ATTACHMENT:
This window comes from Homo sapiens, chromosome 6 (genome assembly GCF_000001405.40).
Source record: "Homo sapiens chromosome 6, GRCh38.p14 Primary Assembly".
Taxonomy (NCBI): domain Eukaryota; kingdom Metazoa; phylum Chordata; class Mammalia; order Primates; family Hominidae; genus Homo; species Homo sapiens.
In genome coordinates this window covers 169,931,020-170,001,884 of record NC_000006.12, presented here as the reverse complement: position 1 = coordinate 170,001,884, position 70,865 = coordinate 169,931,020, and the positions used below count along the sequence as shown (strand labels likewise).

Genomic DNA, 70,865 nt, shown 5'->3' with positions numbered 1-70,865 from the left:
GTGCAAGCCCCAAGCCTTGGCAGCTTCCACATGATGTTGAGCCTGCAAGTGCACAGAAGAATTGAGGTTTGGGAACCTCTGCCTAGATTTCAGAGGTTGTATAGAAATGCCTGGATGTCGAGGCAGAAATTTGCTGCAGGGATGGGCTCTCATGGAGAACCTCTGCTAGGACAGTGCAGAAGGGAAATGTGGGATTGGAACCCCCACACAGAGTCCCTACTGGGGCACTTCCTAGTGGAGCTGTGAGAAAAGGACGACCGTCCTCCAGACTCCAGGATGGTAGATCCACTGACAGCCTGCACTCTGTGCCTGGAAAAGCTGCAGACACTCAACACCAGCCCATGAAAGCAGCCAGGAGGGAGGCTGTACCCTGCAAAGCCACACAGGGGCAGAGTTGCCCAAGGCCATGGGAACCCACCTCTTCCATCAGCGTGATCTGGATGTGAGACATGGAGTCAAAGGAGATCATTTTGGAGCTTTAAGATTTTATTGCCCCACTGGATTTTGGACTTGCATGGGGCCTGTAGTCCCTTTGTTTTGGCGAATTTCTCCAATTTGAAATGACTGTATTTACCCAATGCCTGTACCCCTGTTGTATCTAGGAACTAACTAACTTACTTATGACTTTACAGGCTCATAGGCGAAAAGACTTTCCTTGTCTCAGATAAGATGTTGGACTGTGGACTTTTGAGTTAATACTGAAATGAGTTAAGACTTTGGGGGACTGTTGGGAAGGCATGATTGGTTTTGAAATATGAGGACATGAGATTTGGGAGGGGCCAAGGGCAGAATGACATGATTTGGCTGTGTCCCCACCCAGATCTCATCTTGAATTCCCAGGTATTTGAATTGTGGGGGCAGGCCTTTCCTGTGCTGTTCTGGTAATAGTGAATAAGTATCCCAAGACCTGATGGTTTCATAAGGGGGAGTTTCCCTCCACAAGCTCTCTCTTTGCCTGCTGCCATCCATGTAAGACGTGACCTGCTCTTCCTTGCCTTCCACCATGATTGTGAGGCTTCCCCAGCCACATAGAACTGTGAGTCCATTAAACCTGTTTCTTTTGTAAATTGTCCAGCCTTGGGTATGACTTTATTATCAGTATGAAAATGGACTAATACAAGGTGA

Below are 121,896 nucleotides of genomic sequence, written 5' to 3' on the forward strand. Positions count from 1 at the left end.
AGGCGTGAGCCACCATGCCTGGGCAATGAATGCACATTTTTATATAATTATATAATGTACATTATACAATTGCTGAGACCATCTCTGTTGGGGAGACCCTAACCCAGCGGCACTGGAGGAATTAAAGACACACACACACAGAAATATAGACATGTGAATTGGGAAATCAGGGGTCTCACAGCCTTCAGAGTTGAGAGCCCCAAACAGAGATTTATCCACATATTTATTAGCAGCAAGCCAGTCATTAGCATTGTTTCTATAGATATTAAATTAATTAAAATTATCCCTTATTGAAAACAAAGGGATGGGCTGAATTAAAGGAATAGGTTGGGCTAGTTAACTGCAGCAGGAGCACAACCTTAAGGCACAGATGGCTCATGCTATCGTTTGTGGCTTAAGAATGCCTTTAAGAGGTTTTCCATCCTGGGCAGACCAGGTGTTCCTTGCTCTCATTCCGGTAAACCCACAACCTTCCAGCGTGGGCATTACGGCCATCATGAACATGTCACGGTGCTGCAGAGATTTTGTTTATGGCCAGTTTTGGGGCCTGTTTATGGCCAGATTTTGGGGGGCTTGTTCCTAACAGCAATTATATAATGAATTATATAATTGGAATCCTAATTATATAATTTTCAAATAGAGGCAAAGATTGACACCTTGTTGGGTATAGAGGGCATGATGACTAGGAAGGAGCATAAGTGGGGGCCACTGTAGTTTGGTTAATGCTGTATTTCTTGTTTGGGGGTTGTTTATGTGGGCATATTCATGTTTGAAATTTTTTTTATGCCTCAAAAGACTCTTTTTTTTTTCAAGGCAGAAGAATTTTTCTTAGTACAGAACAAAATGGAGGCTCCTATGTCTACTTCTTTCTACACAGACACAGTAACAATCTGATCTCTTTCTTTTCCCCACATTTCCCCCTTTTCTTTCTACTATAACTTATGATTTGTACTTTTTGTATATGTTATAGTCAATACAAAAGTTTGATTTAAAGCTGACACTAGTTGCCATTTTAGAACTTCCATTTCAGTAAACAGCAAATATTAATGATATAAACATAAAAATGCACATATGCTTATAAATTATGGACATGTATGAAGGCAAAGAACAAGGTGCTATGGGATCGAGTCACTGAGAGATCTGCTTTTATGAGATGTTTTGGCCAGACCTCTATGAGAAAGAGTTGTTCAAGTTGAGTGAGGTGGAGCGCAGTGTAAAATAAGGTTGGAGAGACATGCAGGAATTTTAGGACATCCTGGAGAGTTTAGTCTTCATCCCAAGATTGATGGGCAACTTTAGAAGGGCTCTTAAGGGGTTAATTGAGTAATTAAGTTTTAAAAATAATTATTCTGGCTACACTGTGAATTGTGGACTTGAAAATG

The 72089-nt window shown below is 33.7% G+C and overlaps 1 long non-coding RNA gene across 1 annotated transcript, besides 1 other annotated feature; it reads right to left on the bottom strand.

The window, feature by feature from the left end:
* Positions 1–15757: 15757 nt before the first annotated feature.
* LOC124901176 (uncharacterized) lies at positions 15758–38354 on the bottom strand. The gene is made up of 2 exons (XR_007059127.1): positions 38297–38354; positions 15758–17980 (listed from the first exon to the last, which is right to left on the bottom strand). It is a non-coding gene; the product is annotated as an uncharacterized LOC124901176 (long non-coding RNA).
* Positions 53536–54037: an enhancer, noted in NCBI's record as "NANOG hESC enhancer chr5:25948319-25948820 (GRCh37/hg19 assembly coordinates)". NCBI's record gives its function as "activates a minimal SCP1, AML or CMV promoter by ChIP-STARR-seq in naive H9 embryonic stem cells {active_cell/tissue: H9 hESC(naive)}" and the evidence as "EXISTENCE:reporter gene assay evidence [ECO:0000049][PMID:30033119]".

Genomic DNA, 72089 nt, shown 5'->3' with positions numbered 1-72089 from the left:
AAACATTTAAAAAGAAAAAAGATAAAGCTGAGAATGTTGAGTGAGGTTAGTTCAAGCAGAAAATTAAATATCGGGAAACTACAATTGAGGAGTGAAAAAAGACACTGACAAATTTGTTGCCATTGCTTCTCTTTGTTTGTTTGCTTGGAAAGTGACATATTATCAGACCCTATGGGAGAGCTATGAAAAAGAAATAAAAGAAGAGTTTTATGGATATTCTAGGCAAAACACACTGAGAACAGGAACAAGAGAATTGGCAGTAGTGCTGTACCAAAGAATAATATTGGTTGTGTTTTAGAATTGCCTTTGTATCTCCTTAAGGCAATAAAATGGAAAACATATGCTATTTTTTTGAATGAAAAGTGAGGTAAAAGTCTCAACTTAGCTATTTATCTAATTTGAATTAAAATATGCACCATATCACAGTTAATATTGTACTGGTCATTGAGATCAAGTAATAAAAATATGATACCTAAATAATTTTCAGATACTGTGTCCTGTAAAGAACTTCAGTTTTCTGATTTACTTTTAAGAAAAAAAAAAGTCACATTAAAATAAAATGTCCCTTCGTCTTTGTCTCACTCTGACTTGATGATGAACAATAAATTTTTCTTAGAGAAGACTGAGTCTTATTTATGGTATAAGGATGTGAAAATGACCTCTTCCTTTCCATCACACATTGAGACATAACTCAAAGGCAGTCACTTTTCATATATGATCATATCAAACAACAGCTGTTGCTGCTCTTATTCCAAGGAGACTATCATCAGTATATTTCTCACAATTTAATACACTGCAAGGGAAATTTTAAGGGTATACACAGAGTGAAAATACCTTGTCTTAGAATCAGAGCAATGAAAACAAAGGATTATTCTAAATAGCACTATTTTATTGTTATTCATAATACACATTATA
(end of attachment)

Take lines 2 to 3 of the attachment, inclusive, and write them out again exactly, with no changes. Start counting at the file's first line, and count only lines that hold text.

Source record: "Homo sapiens chromosome 6, GRCh38.p14 Primary Assembly".
Taxonomy (NCBI): domain Eukaryota; kingdom Metazoa; phylum Chordata; class Mammalia; order Primates; family Hominidae; genus Homo; species Homo sapiens.